Hundreds of years ago those hearty Scots were seen sliding large chunks of granite on frozen lochs in the winter and attempting to manipulate a small, feather filled ball into holes in the ground in the highlands of their beloved piece of an island in the North Atlantic in the summer. These were the origins of the sports we now know as curling & golf.
At first glance curling & golf seem like oddly different offsprings of the same culture but one only has to spend some time with each to learn why they have much more in common than they differ. To my mind their most striking similarity is “experience”!*
In an era when the average age of elite athletes is in the low 20’s and in the case of a sport like gymnastics, you’re a veteran at 16, the average age for events like the Brier & Scotties and on the P.G.A. & L.P.G.A tours is north of 30 years of age. Why? Experience! It’s the one thing as coaches we can’t teach. But I want to draw another similarity between curling & golf in this post. It’s about the way we approach the challenges each poses.
Let’s begin by thinking about a golf tournament. Do Phil Mickelson & Tiger Woods really feel that they’re playing against one another and the rest of the field? No! Their focus is not on their competitors. It’s on the golf course. The pre-tournament practice rounds are designed to provide the players with an opportunity to learn the subtle and sometimes not so subtle nuances of the golf course. One of the best examples of this is Augusta National, the site of the golf season’s first major tournament, “The Masters”. Professional golfers will tell you that despite great technical skills, one plays well at “The Masters” only after a number attempts to win the coveted “Green Jacket”! You need to experience playing the unique undulations Augusta National provides to learn how to adjust your game to the plot of land, once a garden nursery in the middle of Augusta, GA. It’s been said by more than one “patron” attending “The Masters” that the golf course is the real competitor. Television does not do justice to the uphill, downhill & side hill lies with which one must contend.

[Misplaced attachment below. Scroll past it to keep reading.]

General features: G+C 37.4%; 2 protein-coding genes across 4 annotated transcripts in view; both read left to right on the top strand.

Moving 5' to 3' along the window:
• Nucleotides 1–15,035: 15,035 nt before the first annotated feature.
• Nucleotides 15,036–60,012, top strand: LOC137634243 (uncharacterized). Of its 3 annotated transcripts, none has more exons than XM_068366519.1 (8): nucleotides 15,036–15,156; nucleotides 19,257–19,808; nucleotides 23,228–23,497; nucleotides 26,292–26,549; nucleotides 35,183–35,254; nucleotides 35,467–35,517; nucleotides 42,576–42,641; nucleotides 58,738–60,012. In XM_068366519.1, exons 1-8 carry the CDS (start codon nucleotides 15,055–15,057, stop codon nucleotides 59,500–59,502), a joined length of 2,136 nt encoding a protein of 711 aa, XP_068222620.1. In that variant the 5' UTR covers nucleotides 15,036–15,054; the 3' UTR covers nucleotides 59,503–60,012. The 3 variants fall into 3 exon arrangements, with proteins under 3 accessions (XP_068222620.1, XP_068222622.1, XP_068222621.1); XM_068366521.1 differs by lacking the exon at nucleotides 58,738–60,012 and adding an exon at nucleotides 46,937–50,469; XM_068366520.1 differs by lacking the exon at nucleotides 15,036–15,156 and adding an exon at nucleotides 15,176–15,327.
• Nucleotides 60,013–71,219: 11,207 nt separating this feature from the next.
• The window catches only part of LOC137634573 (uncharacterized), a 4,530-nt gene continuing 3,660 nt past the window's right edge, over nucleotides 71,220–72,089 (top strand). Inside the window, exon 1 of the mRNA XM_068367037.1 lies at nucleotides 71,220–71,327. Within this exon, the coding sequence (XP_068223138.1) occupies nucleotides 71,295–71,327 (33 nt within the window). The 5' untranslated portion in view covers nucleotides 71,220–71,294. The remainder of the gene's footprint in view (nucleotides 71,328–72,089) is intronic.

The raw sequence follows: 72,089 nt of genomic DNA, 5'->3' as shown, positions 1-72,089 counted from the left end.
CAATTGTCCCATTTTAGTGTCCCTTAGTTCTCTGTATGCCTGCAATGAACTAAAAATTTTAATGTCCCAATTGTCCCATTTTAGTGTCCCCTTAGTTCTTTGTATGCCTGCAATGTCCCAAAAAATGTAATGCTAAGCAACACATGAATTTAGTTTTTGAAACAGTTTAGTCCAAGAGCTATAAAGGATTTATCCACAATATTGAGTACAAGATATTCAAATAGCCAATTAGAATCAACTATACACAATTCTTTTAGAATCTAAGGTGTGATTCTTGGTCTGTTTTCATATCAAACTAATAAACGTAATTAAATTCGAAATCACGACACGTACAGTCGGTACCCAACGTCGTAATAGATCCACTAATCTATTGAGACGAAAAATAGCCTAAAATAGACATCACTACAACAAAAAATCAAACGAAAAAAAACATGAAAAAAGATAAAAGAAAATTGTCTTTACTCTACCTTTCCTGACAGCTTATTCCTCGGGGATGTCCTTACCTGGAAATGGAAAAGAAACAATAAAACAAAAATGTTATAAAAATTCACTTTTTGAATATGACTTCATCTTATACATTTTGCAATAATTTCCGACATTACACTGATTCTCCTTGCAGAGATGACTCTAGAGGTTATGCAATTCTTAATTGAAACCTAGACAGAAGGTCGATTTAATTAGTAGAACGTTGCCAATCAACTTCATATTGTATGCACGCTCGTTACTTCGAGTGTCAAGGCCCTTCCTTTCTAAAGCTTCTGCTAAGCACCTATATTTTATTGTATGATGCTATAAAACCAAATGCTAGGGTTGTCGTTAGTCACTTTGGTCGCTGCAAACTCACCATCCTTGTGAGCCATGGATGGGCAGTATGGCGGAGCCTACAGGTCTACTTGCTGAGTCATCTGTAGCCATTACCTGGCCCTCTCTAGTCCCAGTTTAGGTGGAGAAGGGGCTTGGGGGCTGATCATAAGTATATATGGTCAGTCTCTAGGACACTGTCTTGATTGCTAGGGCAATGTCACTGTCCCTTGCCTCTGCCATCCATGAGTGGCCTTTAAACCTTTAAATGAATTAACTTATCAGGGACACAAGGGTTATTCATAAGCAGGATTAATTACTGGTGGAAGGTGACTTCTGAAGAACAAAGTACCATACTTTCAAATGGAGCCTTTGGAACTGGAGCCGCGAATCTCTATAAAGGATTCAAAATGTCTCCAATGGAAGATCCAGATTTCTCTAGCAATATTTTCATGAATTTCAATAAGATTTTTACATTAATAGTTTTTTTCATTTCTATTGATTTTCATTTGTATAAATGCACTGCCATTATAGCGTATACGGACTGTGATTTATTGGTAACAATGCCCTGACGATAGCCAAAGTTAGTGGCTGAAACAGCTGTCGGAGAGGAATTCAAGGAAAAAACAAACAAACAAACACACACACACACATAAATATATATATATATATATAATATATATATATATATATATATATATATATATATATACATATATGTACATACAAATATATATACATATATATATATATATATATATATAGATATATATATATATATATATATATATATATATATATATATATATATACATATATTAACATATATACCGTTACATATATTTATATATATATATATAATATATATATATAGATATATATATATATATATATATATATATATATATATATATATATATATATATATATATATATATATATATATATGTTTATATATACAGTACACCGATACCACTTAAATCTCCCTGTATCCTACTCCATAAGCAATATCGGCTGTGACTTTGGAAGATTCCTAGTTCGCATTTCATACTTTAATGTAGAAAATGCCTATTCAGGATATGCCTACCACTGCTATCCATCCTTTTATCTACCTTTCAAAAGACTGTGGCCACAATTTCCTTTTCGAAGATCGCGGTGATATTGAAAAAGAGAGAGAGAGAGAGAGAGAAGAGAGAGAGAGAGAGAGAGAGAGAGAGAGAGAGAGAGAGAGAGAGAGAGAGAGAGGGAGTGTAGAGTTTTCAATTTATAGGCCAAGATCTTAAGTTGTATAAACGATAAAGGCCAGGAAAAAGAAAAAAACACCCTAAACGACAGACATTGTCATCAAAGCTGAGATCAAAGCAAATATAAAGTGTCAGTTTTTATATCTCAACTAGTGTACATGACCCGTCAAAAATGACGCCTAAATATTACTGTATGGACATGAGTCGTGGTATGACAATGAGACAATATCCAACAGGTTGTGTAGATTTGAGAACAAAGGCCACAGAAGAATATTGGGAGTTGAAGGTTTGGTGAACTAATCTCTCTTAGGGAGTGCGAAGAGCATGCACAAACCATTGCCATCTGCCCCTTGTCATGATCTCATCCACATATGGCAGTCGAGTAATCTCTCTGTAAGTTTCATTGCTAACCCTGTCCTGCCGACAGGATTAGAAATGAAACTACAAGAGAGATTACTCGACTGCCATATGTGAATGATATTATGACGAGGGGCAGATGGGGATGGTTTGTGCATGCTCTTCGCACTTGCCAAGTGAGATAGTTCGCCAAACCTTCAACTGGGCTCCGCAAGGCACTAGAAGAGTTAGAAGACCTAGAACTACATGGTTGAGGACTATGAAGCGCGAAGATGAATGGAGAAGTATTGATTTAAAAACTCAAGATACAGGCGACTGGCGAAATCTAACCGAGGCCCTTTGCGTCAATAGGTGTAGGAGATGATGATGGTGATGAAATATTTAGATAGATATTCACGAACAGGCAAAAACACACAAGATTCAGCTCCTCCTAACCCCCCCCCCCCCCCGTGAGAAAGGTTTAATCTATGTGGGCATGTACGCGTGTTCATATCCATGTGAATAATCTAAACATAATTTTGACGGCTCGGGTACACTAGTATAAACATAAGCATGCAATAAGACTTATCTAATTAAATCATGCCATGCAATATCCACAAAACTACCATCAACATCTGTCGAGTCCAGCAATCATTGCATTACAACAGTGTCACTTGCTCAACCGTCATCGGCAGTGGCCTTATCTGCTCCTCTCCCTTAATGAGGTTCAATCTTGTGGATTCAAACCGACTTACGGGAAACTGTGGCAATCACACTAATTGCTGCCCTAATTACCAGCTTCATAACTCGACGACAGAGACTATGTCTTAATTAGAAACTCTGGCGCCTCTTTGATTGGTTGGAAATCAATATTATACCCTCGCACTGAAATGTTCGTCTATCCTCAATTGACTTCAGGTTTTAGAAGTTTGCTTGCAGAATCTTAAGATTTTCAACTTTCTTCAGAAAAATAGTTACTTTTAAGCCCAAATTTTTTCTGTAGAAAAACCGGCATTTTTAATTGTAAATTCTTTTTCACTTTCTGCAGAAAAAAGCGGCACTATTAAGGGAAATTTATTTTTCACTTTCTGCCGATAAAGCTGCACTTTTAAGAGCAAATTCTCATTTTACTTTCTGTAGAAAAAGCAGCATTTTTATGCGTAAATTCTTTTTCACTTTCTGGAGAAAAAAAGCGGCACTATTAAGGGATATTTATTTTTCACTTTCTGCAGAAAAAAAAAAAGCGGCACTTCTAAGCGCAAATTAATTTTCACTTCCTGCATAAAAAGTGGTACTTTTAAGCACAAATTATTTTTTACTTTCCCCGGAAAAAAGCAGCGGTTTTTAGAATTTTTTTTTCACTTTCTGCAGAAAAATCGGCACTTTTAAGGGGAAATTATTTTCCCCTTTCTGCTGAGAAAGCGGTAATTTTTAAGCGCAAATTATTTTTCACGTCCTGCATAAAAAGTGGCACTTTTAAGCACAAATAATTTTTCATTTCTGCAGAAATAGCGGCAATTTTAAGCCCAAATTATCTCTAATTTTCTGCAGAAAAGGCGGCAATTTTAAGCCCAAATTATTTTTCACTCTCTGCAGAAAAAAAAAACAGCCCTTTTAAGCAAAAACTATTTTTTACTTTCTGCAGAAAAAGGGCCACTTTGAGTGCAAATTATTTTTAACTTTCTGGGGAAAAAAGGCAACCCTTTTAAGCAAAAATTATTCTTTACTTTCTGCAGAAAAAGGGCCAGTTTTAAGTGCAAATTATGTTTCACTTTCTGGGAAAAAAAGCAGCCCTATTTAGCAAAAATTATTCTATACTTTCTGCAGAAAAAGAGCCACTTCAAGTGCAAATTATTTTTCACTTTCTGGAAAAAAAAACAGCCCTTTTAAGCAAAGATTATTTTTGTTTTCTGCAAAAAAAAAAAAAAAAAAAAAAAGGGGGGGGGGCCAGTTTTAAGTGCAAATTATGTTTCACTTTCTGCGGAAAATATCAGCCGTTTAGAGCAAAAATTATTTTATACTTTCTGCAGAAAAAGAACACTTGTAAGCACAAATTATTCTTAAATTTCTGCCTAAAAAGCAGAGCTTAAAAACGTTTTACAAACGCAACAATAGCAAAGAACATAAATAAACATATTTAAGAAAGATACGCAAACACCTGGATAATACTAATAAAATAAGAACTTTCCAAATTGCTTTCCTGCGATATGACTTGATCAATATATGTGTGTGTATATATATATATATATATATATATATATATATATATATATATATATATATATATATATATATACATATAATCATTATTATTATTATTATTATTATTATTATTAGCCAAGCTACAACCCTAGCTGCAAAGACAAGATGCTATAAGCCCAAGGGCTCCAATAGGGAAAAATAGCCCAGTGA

A golf course lives, breathes and changes. A round played in the morning when the course has been freshly prepared can be a very different place in the late afternoon when the grass, especially on the greens, has had several hours to grow, all the while following the sun as it makes its way across the sky. A putt might be with the grain on a green at 0900 but against it at 1500.
The scoreboard merely reflects, in an objective manner, the relative success the players have in playing the golf course. If the two protagonists mentioned earlier in this post finish one, two in the tournament standings with scores of 280 & 282, it doesn’t mean one beat the other by two shots, it means one “played the golf course” two shots better. There IS a difference!